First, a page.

Credit: (Beth Gragg)

This submission is from Beth Gragg, who writes, “I’m sure you’ve had lots of submissions from last week’s rainbow. Here is mine, taken from Manomet Bluffs. A truly lovely and amazing sight.”

Credit: (Daniel Garte)

This submission is from Daniel Garte. “It’s a painting I did of some boats docked along the Jones River in Kingston on a quiet morning last summer,” he says.  “It is an acrylic painting, which is my favorite medium. In my work I try to take the time to absorb the beauty of the natural world around me and then express that in my paintings.”

Credit: (Paul Stanish)

This submission is a photograph from Paul Stanish. “Once a year at sunrise one can capture the sun passing between the Cape Cod Canal railroad bridge and the Bourne Bridge,” he says. “I was able to capture this picture from Mass. Maritime Academy. I particularly like the fisherman standing on the bank of the canal.”

This submission is a painting from Patty Dysart. “I’ve been drawn to these small shacks across from Long Beach for years, watching their slow deterioration and wondering if they are next on a demolition list,” she says. “What is their history? Who used them? What stories do they hold? I’ve heard many consider them an eyesore.  I do not. I’m hoping this small painting invokes in the viewer a curiosity as to these small hard-working shacks and their important part in Plymouth’s simpler times.”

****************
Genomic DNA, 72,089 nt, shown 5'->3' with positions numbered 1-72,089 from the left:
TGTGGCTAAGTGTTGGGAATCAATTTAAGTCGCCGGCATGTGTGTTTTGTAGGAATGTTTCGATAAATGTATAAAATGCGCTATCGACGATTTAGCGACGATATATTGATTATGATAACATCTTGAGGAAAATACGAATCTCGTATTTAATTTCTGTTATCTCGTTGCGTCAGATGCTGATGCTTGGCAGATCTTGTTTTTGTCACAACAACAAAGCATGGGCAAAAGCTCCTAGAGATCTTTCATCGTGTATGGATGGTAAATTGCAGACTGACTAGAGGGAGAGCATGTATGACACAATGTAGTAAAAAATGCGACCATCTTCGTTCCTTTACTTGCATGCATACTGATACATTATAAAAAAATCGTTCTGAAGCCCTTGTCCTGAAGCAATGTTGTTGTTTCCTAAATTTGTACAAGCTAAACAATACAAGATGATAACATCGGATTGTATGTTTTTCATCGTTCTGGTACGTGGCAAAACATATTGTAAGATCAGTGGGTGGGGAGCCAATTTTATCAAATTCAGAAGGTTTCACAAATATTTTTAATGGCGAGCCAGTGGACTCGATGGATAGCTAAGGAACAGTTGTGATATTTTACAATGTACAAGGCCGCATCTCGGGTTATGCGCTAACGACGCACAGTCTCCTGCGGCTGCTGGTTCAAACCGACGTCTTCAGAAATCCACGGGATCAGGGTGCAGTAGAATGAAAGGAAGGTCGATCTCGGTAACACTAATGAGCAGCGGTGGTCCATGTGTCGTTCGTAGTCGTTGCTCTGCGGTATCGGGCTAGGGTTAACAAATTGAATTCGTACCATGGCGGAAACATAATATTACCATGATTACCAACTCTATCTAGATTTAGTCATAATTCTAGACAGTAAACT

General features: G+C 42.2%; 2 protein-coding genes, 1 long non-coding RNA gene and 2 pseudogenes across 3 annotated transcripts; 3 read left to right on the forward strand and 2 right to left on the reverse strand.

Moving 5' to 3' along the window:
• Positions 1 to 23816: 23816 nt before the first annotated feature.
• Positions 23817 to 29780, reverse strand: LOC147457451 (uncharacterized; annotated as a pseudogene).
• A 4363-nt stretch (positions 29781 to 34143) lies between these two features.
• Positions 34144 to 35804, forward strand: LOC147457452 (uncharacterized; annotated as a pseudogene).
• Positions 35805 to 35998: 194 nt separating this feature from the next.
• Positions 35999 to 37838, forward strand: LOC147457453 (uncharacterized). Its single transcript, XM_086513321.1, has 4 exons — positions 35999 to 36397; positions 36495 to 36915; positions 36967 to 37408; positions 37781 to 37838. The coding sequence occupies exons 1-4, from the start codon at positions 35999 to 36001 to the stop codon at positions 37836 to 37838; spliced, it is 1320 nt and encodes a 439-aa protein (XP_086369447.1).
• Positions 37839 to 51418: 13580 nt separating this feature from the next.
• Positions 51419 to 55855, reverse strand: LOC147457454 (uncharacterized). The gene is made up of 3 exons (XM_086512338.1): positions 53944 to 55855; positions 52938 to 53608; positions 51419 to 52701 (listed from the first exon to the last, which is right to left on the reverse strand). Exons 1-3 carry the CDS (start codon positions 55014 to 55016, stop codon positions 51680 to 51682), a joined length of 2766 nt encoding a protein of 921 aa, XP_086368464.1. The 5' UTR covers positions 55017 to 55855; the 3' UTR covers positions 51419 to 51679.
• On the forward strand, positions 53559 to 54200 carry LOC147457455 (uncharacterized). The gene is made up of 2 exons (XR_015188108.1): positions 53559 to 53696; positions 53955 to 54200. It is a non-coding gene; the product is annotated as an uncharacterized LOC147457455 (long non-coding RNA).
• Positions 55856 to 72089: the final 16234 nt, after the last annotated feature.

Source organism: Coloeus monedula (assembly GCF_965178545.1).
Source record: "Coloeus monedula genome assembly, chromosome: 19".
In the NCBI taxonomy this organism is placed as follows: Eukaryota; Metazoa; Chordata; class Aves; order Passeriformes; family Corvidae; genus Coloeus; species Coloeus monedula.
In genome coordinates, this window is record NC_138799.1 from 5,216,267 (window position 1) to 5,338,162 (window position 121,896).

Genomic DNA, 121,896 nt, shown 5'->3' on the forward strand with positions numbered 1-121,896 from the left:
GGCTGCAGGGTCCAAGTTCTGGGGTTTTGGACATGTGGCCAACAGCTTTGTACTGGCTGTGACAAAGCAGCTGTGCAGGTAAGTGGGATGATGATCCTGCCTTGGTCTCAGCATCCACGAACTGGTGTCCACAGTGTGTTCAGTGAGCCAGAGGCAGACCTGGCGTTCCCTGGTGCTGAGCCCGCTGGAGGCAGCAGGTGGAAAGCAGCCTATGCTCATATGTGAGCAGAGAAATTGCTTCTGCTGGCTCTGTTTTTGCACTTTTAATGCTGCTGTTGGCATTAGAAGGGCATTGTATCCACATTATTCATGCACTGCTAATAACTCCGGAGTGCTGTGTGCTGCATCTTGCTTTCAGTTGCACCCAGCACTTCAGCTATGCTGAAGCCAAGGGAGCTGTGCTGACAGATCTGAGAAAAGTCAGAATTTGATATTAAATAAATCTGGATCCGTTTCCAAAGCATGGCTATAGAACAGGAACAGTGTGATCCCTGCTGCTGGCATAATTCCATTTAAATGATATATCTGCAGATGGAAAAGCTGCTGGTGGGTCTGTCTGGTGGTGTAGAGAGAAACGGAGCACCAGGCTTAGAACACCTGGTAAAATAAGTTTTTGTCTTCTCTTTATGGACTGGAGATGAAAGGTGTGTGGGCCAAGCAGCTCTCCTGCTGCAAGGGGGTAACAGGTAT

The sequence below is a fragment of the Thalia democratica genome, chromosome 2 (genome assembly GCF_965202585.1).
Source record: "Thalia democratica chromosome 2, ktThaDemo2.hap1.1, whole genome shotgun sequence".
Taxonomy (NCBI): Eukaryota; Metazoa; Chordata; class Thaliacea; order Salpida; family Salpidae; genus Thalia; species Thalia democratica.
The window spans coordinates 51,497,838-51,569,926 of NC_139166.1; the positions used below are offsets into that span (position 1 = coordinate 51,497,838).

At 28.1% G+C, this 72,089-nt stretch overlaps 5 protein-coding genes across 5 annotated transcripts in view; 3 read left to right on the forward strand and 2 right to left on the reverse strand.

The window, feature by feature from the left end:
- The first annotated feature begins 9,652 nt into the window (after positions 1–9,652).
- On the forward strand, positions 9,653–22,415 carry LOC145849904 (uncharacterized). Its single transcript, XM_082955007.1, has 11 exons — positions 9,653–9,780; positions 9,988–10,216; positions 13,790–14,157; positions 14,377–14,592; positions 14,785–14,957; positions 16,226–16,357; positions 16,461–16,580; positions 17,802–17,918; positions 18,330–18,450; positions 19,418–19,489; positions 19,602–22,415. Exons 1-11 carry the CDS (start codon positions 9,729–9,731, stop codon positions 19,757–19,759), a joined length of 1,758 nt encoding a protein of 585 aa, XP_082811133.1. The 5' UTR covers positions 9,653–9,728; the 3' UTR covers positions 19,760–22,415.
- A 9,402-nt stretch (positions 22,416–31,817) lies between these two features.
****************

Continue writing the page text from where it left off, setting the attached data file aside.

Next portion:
“Low Tide, Cedarville Landing.” Credit: (Nancy Donovan)

This submission is an oil on canvas painting by Nancy Donovan titled “Low Tide, Cedarville Landing.”

“Sea Glass Art” Credit: (Liz Pretorius)

This submission is “Sea Glass Art,” by Liz Pretorius. “This piece was created from genuine sea glass found on Plymouth beaches,” she says.  “The phrase comes from the sea glass poem. It not only describes the wondrous journey it takes to become a true piece of sea glass but is a reminder to enjoy our own journeys through life.”